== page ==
Egypt's worst terror attack kills more than 80, signaling jihad has come home.
Editor's note: This story was originally posted July 23, 2005.
Two powerful car-bombs struck at the heart of Egypt's $6 billion tourism industry early Saturday, killing 83 people from at least 5 countries. Officials say the death toll is likely to rise.
The bombs in Sharm al-Sheikh, a vibrant resort town that is the hub for the popular beaches and dive spots along Egypt's Red Sea, confirmed to analysts that the global jihad has come home to its intellectual birthplace after eight years of surprising calm.
Three bombs exploded in the city between 1 and 1:15 a.m. on Saturday morning, two car-bombs that witnesses said were still moving when they exploded, according to Associated Press, and a smaller bomb on a popular tourist walk near the beach. Most of the damage was done at the Ghazala Garden's Hotel, where the lobby was reduced to twisted medal and rubble, while at least 19 Egyptians were killed at a café in Sharm al-Sheikh's old city.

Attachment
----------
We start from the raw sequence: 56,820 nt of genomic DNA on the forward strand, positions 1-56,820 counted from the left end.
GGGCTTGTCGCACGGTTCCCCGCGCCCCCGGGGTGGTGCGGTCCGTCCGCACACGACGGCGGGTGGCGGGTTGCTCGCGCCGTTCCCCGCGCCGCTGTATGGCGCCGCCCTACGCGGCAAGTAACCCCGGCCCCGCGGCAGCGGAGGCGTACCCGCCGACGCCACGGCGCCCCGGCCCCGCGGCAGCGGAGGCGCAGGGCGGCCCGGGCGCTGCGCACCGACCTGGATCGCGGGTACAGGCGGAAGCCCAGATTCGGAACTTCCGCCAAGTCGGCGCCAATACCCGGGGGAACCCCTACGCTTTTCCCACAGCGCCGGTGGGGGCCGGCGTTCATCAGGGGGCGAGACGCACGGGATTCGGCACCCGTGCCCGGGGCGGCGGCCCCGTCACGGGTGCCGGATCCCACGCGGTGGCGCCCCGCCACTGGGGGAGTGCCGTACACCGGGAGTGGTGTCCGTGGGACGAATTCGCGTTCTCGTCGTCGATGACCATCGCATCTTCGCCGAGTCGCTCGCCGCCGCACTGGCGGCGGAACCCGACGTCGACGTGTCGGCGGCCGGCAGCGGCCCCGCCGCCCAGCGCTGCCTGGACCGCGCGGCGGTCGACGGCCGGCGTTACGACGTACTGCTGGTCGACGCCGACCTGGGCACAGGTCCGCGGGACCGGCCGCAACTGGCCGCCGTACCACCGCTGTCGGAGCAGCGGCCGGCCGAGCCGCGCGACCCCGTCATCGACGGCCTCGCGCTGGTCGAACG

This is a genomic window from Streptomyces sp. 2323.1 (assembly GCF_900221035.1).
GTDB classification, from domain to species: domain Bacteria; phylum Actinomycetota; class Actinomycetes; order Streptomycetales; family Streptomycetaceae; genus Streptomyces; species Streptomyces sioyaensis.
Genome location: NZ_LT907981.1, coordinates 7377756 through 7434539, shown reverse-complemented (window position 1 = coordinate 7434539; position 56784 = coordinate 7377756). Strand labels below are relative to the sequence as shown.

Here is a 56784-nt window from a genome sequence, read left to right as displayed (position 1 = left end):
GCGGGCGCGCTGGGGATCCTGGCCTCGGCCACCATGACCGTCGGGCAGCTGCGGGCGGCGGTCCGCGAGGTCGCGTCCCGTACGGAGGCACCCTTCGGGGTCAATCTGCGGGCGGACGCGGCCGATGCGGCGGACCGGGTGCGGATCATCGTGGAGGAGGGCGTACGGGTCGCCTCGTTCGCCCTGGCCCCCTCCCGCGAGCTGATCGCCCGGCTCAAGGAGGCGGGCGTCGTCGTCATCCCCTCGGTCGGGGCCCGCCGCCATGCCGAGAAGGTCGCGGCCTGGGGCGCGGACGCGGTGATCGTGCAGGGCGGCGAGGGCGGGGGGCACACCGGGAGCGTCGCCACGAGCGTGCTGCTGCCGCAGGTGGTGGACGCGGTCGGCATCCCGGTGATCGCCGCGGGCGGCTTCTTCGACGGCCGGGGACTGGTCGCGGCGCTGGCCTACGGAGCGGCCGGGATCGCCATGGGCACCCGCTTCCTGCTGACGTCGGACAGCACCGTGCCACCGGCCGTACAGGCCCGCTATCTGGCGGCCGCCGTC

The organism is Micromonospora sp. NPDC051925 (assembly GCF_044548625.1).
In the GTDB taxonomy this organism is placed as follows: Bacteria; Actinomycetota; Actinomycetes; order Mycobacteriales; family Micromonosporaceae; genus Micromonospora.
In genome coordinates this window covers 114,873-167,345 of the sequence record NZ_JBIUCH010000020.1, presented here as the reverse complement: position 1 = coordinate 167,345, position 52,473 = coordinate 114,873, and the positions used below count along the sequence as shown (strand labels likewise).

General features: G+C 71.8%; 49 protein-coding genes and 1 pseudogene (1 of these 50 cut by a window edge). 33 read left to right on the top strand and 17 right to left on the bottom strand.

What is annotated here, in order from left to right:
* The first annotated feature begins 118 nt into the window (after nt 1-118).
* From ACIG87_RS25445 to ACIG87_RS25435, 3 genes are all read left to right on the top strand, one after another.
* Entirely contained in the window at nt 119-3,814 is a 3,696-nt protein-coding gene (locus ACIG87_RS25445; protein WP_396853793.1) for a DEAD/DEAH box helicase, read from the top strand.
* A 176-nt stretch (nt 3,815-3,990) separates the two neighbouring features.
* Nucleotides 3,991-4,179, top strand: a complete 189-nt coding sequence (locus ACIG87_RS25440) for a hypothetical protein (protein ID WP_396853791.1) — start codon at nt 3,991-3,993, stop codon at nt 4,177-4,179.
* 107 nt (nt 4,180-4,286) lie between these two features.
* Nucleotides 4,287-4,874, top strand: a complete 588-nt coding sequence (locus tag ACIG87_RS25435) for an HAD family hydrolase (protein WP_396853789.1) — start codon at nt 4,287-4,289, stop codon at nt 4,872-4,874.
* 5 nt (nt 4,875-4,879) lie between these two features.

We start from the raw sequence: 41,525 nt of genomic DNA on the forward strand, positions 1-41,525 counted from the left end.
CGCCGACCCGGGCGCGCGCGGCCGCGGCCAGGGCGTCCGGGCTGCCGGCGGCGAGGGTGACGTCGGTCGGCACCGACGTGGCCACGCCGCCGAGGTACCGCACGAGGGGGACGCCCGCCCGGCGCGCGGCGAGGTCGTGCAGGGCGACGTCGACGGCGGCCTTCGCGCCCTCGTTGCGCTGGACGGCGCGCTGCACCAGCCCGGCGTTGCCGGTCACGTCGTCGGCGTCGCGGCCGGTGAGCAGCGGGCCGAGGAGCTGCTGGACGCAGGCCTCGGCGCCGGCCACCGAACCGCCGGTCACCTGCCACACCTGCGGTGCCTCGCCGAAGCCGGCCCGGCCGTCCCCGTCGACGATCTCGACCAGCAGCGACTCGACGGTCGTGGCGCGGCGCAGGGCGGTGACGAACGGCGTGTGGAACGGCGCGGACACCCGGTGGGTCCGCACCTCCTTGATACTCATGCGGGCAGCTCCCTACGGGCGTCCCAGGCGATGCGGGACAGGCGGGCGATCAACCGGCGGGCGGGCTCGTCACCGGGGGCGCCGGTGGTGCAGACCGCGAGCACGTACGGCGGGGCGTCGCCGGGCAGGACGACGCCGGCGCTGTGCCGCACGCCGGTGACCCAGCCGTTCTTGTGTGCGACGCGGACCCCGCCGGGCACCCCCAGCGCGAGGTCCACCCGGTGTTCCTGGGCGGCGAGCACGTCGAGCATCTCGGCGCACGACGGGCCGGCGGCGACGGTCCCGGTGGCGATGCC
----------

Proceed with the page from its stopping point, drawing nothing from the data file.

Egypt's first terrorist attack since 1997 came last October in a series of coordinated suicide attacks on the resort of Taba, along the Israeli border, that killed 34. Those attacks were followed by two smaller attacks on tourists in Cairo this April that killed three foreigners.
What ties the Taba, Sharm al-Sheikh and Cairo attacks together is that they were all attacks on Egyptian tourism, the country's largest foreign currency earner, and in that sense were clearly attempts to weaken Hosni Mubarak's regime. "Tourism is the main money earner, and if you hit that you hit the state," says Josh Stacher, a political scientist in Cairo. "You can't blow up an army induction center or get at the country's leaders, so you hit tourism."
The car-bombing in Taba, and the April attacks in Cairo were presented by the Egyptian authorities as carried out by a small group of radicals with no ties to existing Islamist organizations. The government has said repeatedly that it had caught or killed everyone involved.